Tropospheric Aerosols and Clouds
The effect of aerosols (levitating liquid or solid particles in the air) is twofold. The direct effect is absorption and scattering of sun light and infra red radiation. The indirect effect alters clouds through the availability and properties of cloud condensation nuclei (CCN), like ice nuclei (IN). Due to persisting cold temperatures and strongly variable solar radiation in the polar regions (polar day and night, high surface reflectivity (albedo)), aerosols behave differently here than in mid latitudes.
The new, warmer Arctic atmosphere will have different aerosol contents due to increased water vapour, potentially more biogenic aerosols, changes in biomass burning events, and others. Our research aims to quantify the effects of such changes on surface radiation, aerosol load, and cloud properties, in order to improve the regional climate modeling of these feedbacks.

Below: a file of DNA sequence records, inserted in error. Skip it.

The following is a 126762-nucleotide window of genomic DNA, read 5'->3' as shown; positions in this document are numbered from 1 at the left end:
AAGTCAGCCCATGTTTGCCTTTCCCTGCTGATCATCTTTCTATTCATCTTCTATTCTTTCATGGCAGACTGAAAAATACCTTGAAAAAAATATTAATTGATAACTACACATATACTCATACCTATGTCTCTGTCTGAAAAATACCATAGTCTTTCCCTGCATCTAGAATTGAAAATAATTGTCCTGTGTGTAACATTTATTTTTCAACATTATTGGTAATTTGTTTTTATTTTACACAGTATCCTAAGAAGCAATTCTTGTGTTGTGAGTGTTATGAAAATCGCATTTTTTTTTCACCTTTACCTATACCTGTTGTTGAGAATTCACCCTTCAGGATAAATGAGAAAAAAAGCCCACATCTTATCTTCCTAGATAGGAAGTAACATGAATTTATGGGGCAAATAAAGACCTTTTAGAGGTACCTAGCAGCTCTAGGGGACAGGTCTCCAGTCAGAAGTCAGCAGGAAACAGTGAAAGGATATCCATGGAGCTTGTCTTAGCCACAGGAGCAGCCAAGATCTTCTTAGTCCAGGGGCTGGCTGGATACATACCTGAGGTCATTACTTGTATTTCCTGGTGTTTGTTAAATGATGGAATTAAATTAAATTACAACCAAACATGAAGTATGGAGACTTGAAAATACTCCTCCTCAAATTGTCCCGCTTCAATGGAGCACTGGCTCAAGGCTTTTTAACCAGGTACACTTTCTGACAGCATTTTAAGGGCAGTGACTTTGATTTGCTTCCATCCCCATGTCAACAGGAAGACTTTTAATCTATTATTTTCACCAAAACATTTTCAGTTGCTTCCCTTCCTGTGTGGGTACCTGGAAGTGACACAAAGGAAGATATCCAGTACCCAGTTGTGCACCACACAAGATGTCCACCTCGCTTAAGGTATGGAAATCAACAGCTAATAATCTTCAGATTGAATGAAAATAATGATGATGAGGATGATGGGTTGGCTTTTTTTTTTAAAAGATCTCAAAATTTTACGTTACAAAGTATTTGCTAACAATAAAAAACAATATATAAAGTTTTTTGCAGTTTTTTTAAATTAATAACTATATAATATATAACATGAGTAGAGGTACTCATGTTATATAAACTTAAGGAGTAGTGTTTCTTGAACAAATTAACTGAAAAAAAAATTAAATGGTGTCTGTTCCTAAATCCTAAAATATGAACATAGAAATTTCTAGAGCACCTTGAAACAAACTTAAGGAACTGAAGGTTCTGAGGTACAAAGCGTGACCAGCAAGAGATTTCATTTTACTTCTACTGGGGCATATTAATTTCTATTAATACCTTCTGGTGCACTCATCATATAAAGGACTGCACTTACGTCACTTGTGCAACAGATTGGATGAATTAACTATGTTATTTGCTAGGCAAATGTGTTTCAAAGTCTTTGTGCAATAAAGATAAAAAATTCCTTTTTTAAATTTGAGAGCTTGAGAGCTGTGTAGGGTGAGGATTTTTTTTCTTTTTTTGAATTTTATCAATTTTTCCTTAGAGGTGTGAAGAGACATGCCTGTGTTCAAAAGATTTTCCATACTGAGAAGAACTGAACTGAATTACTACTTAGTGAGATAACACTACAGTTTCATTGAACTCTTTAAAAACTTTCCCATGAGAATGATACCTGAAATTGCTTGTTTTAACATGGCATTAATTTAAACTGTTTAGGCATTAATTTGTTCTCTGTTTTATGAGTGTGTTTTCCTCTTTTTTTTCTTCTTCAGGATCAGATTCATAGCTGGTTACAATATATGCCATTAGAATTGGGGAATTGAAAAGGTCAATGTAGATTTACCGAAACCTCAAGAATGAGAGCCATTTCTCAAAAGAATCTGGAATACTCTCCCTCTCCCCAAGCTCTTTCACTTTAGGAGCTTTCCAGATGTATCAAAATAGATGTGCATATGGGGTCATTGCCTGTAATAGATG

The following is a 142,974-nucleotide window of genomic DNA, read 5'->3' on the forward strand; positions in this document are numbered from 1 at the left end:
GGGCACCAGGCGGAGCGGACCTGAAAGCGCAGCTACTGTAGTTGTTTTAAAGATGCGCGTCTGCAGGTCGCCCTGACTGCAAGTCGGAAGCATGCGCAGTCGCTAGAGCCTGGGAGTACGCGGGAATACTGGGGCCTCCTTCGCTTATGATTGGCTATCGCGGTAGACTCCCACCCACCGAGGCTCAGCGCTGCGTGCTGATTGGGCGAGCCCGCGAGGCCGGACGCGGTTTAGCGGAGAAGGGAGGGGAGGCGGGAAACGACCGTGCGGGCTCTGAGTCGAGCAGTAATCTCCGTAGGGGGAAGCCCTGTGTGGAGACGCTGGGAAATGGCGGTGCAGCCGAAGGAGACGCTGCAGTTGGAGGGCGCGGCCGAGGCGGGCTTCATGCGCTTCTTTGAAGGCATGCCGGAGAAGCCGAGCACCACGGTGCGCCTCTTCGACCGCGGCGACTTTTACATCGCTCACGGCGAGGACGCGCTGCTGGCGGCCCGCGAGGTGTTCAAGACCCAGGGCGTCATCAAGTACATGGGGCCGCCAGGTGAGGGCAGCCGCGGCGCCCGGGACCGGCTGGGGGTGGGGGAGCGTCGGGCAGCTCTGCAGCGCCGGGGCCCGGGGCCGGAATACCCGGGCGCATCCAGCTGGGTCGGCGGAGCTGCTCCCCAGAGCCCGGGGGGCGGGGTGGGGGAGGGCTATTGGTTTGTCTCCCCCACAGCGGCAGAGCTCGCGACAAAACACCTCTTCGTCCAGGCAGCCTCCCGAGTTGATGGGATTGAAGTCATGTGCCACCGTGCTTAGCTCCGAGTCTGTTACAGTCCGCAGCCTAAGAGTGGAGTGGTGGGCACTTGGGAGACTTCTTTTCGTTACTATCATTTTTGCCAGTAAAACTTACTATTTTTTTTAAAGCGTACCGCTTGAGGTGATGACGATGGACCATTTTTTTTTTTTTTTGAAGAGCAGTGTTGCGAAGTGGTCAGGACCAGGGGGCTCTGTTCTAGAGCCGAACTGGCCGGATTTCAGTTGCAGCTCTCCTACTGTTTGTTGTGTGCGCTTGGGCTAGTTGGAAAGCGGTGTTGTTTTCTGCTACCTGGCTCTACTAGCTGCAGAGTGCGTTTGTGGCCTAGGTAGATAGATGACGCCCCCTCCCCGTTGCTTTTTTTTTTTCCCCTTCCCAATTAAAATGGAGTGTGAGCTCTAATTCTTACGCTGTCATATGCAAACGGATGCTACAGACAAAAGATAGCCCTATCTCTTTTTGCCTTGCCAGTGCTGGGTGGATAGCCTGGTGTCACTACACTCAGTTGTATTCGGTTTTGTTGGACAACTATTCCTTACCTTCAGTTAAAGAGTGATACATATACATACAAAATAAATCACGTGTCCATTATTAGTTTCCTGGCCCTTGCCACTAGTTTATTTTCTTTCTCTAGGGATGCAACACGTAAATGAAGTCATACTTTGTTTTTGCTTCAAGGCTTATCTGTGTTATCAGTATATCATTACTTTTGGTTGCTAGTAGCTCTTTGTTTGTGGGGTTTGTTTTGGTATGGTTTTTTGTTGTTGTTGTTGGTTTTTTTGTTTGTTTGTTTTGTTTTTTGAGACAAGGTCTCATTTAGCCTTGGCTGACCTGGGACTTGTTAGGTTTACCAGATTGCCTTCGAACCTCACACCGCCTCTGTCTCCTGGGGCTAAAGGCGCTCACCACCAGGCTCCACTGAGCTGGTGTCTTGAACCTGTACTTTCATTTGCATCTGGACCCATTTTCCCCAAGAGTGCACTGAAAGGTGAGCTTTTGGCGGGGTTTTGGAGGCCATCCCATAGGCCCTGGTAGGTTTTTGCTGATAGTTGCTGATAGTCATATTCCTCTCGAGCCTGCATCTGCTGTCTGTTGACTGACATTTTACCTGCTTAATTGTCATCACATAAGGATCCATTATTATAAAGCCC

We perform process oriented research work at the AWIPEV Arctic Research Base on Spitsbergen, and use the airborne platform of Polar 5 or 6 to acquire cross-sections of atmospheric parameters over the Arctic Ocean. The long term monitoring at the Atmospheric Observatory of AWIPEV base provides data sets of relevant climate variables, while the repeated aircraft expeditions over the Arctic Ocean produce comprehensive snapshot observations of the interaction between the ice covered ocean and the atmosphere.